Phyl van Ammers
Long serialized here on Boryanabooks, Phyl van Ammers generations-long tribute to the people of the near mythical Edendale in Los Angeles’s northern hills, now better known as Echo Park and Silverlake, is now available as an Amazon Kindle book.
Los Angeles lacks the human presence on the streets that other large cities have. This city is at the end of America: socially fragmented and spatially dispersed. It sometimes seems as if this city exists without people.
One of the pockets of vibrant urban life in Los Angeles includes the districts of Silver Lake, Echo Park, and part of East Hollywood: Edendale.
The voices of Edendale’s original people the Tongva reach our ears as faintly as exhaled breath. After the Spanish occupation, part of this land belonged to the City of Los Angeles as original pueblo land and the Feliz Rancho comprised the other part of it, and the children of the original people became peon laborers. Those people who arrived from the United States and other countries after 1850 created farms, horse ranches, commerce, brothels, saloons, churches, newspapers, lynched Chinese men in what was called Nigger Alley, which is a part of the street in front of Union Station, discriminated against the Mexicans and Indians, Jews and Asians, or were discriminated against, and they made movies.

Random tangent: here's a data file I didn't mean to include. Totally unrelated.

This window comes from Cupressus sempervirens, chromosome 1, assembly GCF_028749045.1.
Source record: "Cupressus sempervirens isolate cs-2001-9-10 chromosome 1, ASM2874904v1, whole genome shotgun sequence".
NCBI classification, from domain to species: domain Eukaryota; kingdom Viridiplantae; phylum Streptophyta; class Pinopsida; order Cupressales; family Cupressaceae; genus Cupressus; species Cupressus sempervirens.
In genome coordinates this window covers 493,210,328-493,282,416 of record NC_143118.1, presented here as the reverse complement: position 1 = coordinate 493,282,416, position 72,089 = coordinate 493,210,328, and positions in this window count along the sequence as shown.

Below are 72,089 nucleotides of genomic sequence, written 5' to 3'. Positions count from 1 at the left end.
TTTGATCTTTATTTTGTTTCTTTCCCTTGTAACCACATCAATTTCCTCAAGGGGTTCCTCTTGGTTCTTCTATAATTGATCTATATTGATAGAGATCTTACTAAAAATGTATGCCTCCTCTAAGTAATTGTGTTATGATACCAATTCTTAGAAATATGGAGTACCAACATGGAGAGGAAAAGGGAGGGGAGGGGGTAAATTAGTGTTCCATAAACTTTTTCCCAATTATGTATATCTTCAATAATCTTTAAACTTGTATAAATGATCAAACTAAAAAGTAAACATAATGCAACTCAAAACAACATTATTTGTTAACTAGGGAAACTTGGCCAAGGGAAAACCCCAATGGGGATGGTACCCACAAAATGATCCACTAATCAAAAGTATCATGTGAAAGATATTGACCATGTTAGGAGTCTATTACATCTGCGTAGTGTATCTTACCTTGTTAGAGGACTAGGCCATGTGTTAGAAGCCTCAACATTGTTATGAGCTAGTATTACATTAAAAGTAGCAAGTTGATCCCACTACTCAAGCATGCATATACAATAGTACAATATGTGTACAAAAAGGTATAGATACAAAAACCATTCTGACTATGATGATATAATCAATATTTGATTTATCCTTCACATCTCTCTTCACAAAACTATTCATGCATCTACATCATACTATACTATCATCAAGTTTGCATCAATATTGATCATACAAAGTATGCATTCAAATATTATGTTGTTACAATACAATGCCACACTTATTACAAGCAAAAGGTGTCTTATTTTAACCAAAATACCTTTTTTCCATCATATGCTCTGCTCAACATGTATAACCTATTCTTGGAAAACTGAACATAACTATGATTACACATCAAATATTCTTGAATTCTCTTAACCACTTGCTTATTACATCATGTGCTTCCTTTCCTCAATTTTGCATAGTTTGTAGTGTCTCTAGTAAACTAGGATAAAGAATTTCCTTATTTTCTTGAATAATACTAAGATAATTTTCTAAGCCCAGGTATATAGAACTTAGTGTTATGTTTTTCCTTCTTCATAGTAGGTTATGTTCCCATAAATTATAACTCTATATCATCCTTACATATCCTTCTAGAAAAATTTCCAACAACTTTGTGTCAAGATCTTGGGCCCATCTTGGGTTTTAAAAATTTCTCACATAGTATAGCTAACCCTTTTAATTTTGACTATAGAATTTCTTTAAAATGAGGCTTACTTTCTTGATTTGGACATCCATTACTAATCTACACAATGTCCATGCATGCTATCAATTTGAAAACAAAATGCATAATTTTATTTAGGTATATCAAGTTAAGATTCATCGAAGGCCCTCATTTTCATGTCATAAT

The film Edendale became the backdrop of imaginations all over the world. It’s where Charlie Chaplin got his start in silent movies, Frank Capra wrote gags, Harold Lloyd drove his “Butterfly” automobile after a traffic cop into the Echo Park Lake, real cowboys who became actors and fake Indians chased across the farmland and horse ranches that are now homes and businesses. Snow White slept in a cottage modeled after a rental house on Griffith Park Boulevard. Modern television shows and movies still play against and in the built environment.
The neighborhoods of Chavez Ravine, Elysian Park, Griffith Park, Silver Lake (Bohemian Hill), Fat Hill, Red Hill, Glassell Park, Frogtown (Elysian Valley), Toonerville (Atwater Village), Chicken Corner in Echo Park and that extends east across the river to Boyle Heights and Lincoln Heights, south to Bunker Hill and further south to Watts (South Central) and west to Toilet Corners in Venice comprise fictional Edendale.
The characters in the made-up Edendale come from the Black Sea, from a shtetl in Ukraine, from slavery in the Southern States, from Japan, from the Polish enclave in Hopewell, Virginia, from Bulgaria, from the island of Curacao, and from Mexico. They fall in love, read Ina Coolbrith’s poetry, sing in a scratchy old voice, dry clean, press and sew clothes, sell rags, drink malted milk, swim in the Pacific Ocean, live homeless along the river, practice law, play the piano and the violin, teach school children, research in a library, take the train to Union Station, soldier in World War II, fly into the ocean, go mad, take acid and hallucinate, and are struck by a hit-and-run driver. Some of the characters die, and their survivors attend the funerals and say bad things about the departed.